I picked up my little Universal 12 string last weekend.
A long time in coming and a lot of work done in preparation (moving from three picks to four, watching an *awful* lot of Jeff Newman instructional videos about C6 and the Universal tuning, getting into pick blocking, etc.)
I sit down at it for the first time and think is this really a good idea?
I’m basically an E9 player do I need these extra strings and changes?
Do I need the extra octave?
Am I really gonna use the C6 sounds?
After a week I love it 🙂
I am still very early on in my understanding of C6 but with the few pedals I’ve got (pedals 5,6,7,8) and the lower B (or lower C on a C6) lever, there’s so much useful stuff that you cant do on E9.
Also it seems like a lot of the single note playing on C6 is in the open position, which is basically the dropped Es position.
What’s the big deal here? Well it means that it applies very directly to what I can do on E9. My concern was that the Universal wans’t *really* that universal, it was just a way of getting two tunings on one neck.
This may be true of the C6 foot pedals, they only really make sense with the Es lowered (although pedal 7 is useful on E9, and pedal 6 is nice for dropping the middle E to a D in E9), but all the soloing that goes on on the C6 side of Universal drops straight on to the lowered E position on E9.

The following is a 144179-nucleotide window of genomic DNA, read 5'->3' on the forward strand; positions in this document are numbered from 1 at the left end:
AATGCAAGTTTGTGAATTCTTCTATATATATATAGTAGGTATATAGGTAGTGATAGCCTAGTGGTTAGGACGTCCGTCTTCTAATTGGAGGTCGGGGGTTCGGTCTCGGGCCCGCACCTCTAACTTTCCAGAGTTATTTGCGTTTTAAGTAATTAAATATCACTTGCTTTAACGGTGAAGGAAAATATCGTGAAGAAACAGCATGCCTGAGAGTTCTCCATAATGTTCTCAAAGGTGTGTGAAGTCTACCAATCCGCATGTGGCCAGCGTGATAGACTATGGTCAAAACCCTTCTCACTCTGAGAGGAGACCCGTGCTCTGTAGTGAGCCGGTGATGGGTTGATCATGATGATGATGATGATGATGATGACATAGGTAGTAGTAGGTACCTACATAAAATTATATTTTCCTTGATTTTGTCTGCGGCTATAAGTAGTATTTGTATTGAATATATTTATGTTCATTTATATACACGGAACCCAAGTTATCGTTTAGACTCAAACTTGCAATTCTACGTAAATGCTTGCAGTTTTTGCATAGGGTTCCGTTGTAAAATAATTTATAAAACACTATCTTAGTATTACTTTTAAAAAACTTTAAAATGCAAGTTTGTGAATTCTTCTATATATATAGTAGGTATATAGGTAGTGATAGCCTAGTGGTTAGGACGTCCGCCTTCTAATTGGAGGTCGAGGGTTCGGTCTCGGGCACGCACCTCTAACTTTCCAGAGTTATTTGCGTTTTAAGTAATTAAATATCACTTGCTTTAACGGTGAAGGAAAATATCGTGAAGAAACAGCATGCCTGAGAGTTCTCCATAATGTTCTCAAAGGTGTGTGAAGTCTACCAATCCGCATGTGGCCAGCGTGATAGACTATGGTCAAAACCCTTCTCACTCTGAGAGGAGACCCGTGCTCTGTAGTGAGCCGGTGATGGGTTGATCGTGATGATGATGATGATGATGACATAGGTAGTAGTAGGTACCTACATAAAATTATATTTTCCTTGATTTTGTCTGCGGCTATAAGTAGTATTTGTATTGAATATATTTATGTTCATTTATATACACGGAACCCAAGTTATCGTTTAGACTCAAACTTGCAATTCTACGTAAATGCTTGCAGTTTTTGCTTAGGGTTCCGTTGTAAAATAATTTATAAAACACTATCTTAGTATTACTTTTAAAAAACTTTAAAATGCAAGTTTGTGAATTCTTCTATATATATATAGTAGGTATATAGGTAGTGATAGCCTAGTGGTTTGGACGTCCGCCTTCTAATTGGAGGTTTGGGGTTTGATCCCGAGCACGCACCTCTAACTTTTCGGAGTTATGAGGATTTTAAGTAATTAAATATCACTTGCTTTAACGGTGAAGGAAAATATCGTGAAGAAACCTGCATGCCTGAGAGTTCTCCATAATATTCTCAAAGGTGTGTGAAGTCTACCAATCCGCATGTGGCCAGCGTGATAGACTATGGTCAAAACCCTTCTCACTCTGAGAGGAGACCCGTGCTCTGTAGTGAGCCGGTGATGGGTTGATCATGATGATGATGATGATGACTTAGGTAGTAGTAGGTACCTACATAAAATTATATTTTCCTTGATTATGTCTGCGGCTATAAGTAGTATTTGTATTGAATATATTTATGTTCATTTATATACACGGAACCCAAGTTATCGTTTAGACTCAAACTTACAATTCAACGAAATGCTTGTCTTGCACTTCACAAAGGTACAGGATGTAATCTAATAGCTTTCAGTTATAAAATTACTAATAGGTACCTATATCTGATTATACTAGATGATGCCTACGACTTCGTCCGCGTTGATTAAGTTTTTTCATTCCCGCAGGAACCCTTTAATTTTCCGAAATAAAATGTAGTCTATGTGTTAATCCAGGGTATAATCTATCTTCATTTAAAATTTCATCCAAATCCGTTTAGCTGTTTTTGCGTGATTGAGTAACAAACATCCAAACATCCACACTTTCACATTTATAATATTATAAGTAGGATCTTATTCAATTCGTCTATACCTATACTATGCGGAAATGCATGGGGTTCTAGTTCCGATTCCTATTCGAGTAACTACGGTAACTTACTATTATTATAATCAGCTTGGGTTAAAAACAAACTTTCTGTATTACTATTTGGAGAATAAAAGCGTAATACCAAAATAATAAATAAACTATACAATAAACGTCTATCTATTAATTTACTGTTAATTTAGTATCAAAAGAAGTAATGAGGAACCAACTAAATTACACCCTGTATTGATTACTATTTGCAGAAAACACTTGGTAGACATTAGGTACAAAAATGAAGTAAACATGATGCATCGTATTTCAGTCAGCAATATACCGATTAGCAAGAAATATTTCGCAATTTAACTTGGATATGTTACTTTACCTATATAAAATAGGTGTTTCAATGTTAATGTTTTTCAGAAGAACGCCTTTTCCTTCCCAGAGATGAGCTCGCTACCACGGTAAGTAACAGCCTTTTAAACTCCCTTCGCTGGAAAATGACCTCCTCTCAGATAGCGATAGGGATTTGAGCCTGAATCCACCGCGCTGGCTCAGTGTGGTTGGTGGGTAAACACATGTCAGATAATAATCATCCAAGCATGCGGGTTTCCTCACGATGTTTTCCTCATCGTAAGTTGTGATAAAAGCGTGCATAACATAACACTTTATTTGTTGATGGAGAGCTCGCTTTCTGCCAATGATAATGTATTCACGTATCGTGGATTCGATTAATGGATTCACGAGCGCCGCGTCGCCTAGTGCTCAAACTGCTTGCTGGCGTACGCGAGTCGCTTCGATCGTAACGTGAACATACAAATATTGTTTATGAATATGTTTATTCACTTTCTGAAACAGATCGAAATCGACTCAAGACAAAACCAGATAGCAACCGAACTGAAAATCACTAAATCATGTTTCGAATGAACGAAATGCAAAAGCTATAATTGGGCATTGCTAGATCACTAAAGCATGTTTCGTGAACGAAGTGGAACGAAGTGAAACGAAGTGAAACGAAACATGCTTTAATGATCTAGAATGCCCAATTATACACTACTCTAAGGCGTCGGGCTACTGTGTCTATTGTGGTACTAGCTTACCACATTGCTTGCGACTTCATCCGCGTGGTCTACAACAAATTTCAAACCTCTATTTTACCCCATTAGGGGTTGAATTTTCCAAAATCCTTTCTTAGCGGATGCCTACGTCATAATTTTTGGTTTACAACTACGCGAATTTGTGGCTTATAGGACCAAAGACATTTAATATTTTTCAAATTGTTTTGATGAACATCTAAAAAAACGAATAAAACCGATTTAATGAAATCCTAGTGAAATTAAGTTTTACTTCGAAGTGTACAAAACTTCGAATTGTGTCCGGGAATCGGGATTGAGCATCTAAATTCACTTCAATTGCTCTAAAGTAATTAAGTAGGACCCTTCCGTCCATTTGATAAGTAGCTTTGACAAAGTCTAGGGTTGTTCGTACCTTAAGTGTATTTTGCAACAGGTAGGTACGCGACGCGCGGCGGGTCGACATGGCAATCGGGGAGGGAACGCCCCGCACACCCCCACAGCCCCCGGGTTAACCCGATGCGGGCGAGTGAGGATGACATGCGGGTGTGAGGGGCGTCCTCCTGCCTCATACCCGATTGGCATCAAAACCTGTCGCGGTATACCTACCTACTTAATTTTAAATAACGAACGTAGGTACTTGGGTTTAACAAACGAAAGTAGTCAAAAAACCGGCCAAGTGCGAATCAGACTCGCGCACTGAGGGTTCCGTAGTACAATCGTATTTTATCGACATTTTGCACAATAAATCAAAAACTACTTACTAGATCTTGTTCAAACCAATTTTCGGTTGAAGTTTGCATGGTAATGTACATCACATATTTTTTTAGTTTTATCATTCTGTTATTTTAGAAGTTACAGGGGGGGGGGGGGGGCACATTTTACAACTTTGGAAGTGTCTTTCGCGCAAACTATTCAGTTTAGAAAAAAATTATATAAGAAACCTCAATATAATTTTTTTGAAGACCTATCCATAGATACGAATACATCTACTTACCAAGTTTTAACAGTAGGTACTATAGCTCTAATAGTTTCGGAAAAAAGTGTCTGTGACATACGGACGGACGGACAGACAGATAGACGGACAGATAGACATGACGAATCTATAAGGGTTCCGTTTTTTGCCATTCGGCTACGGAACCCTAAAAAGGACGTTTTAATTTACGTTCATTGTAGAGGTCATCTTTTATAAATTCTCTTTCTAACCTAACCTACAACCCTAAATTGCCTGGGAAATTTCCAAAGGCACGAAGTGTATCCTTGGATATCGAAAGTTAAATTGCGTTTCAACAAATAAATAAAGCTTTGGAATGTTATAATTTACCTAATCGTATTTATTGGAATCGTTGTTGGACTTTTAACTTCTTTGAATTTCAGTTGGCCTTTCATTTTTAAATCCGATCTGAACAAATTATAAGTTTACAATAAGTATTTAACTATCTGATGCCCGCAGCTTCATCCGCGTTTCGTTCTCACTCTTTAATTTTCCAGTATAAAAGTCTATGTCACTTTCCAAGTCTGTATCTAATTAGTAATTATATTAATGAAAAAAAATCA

Also, the lower B knee lever, this seems to unite both tunings. Some uses on E9, like dropping two frets and lowering B for a 9th chord, or getting Lydian sounds on the open position, or getting a #9 sound in combination with the B pedal.
But then when you go into C6 land and drop the Es, you get a minor chord (G#m at fret 0) dropping the B then gives you another minor chord down a 4th at D#m.
This is where these two tunings really come together as one. This D#m chord is a natural and logical extension of E9 and also sits in the heart of the C6 movement.
On my setup I have the lever that lowers Es also lower the 2nd string from D# to C#, raising this takes the D#m chord